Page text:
3 ASX shares that could suffer from China trade tensions

Here are 3 ASX shares that are reliant on Chinese demand and could suffer from increased trade tensions and tariffs.

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Trade tensions between Australia and China are poised to escalate which could put a $153 billion export market in jeopardy. Tensions have been growing between the 2 trading partners following the Australian government’s push to launch an independent inquiry into the COVID-19 pandemic.

In response, the Chinese government has retaliated to suggestions of an independent inquiry by imposing economic pressure. China recently suspended beef imports from 4 meat processing plants in Australia and has threatened to slap major tariffs on Australian barley exports.

Chinese businesses and consumers have been a reliable source of demand for many Australian goods and services. As a result, Chinese demand has an important role in the post-pandemic recovery of Australia’s economy.

Here are 3 ASX shares that are reliant on Chinese demand and could suffer from a potential trade war.  

Nufarm Limited (ASX: NUF)

Nufarm is a crop protection and specialist seeds company that supplies domestic and international farmers with support for food production. However, the company’s reliance on China as a supplier could put local farmers under pressure to produce crops and feed for livestock.

Nufarm’s supply chain is heavily exposed to negative repercussions from trade tensions with China. The company currently gets all of its products needed for agricultural production, such as herbicides and pesticides, directly from China. As a result, tariffs and supply constraints could have wider consequences.   

Elders Ltd (ASX: ELD)

Agribusiness companies like Elders could also be right in the firing line if trade tensions with China escalate. Elders is a leading supplier of fertiliser, chemicals and livestock to regional and rural Australia. The company also has strong exposure to trade with China.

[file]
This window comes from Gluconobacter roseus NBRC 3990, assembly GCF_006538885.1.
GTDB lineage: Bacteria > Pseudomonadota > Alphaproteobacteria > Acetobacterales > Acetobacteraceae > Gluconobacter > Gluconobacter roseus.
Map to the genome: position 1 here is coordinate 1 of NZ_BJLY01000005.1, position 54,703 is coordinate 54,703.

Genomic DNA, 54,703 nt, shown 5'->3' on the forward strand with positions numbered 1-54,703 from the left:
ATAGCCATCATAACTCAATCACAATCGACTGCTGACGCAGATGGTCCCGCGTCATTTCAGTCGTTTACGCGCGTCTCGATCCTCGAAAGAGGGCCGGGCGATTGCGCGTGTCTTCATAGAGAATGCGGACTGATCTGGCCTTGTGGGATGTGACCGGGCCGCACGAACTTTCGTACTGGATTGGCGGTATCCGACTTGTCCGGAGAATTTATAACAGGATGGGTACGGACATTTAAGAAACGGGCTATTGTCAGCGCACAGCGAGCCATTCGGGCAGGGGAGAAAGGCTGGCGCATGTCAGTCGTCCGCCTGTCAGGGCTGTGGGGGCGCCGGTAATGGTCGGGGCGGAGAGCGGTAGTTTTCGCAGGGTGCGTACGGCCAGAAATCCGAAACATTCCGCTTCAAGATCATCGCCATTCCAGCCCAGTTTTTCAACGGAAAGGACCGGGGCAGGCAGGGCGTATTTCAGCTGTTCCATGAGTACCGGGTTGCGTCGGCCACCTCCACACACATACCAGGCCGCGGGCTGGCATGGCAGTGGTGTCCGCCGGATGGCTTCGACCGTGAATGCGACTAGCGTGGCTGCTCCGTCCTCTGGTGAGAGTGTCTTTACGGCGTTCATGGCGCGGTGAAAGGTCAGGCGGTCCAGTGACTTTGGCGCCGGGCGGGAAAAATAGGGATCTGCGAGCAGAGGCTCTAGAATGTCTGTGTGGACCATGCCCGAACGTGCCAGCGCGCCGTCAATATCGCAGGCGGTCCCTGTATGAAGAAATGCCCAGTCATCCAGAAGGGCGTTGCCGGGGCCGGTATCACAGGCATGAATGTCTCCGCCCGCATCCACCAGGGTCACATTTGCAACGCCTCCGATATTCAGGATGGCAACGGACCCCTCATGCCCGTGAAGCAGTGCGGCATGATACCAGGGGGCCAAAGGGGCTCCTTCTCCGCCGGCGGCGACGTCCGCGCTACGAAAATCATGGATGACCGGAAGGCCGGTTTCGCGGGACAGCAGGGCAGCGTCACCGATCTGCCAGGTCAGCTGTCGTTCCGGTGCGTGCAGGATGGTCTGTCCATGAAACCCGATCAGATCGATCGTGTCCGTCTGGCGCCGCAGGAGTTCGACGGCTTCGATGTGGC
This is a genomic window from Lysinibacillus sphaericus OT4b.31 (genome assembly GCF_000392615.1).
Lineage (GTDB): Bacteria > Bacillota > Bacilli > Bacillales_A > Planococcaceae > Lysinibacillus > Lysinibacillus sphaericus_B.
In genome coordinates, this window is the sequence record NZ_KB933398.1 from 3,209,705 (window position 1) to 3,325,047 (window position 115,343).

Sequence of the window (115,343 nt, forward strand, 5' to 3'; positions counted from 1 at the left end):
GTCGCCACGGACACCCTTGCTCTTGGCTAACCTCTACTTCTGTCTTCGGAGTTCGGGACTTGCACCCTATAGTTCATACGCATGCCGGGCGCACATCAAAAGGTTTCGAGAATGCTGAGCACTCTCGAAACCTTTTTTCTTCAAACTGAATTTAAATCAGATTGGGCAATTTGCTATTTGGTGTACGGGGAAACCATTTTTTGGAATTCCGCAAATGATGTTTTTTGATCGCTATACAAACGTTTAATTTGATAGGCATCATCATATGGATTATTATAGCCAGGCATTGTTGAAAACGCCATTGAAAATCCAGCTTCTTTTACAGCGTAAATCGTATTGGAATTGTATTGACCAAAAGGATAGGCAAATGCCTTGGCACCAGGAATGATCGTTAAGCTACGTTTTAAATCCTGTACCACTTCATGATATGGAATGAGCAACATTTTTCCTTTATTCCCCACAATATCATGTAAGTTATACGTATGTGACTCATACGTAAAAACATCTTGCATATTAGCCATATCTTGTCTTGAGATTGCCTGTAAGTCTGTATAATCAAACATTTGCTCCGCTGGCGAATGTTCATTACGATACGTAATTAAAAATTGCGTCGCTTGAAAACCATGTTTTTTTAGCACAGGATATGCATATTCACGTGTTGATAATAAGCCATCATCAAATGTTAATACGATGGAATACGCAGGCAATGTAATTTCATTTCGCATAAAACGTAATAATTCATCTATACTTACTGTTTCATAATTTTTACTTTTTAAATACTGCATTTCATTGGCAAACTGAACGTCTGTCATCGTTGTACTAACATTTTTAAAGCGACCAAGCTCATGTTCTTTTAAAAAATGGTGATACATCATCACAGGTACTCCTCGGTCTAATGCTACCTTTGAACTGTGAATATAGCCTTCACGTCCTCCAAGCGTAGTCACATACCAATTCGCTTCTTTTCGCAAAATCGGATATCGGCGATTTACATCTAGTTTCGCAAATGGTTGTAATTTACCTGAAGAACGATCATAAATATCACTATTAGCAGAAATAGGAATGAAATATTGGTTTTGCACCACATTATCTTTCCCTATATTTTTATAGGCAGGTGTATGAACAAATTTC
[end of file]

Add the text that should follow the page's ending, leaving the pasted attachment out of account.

Elders currently imports all the ingredients for its crop protection and fertiliser distribution business from China. In addition, the company is also involved in the direct sale and distribution of Australian beef and lamb to Chinese consumers.

According to reporting in the Australian Financial Review, the government’s select committee into COVID-19 and the security issues the pandemic raises will also look at the supply-chain risk around Chinese imports.

Treasury Wine Estates Ltd (ASX: TWE)

The Australian wine market is already under pressure following a harsh bushfire summer. Australia is the 5th largest exporter of wine in the world, with China accounting for the majority of the volume.

The operations of Treasury Wine reflects the wine industry’s reliance on China, with Asia being the company’s most profitable market. Treasury Wine relies heavily on demand from China, generating more than 40% of its total profits from Asia. The company’s prestigious and luxury brands, such as Penfolds, are highly popular in the Chinese market and offer better profitability margins.

Treasury has already downgraded its earnings forecast due to the COVID-19 pandemic. Trade tensions could put the company under further pressure given its poor performance in other international markets.

Foolish takeaway

Although iron ore and coal are the largest imports to China, companies in these sectors have a greater pull in Chinese trade. In my opinion, companies and businesses that are heavily reliant on China for growth in the short and long term are the most susceptible to trade tensions.

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Motley Fool contributor Nikhil Gangaram has no position in any of the stocks mentioned. The Motley Fool Australia owns shares of and has recommended Treasury Wine Estates Limited. The Motley Fool Australia has recommended Elders Limited. We Fools may not all hold the same opinions, but we all believe that considering a diverse range of insights makes us better investors. The Motley Fool has a disclosure policy. This article contains general investment advice only (under AFSL 400691). Authorised by Scott Phillips.

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